Federal agencies often have a different view of direct hire authority than OPM, the MSPB has said, raising the question of whether it “should only be used for reasons of speed or scarcity or whether quality should also be a factor. This is a critical question facing Government policymakers.”
In a newsletter article, the MSPB added observations to its recent white paper finding growing use of direct hire authorities in place of standard competitive service hiring procedures, growth that it said “appears to demonstrate an underlying frustration with current competitive hiring procedures.”
The authority at issue, called the §3304 authority for where it is found in Title 5 of the U.S. Code, can be used based on a determination that there are critical hiring needs or a severe shortage of candidates. Under direct hire, agencies need to determine only whether an applicant is qualified for the position, and are to hire those qualified in the order their applications were received.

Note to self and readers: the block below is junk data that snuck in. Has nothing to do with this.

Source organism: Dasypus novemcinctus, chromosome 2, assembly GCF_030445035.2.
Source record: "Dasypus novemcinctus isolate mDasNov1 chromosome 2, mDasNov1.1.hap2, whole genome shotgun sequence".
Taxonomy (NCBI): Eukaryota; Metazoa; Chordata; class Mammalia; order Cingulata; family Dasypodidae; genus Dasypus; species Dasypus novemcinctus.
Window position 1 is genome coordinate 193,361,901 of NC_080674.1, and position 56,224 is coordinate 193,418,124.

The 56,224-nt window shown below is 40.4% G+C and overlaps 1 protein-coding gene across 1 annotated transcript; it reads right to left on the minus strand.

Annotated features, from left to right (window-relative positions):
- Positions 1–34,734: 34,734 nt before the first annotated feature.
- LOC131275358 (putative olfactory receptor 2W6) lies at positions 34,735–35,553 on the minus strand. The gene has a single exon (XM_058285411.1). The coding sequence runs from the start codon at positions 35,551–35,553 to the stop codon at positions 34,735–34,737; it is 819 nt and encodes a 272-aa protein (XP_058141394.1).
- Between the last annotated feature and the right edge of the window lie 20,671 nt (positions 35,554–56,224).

The article focuses on one point mentioned in the earlier analysis, that candidates are not to be formally ranked after a determination that they are qualified, reflecting OPM’s emphasis that the authority is to be used to fill positions more quickly.
Said MSPB, “agency responses to our inquiries seem to indicate that reaching high-quality candidates is an important goal when using §3304 DHA. Many agencies reported expanding recruitment efforts, implementing additional assessments, and doing more to draw distinctions among applicants.”
“This suggests that agency satisfaction with §3304 DHA derives from, at least in part, a perceived ability to hire better-qualified candidates—not just the ability to hire qualified applicants quickly. So it appears that OPM and agencies may have different views of how to use §3304 DHA and its place among hiring flexibilities,” it said.
It said the need to resolve such differences is a further argument for a reform of hiring practices that could address “what outcomes can reasonably be expected” from direct hire given that it “could become the primary means of hiring in some occupations or organizations.”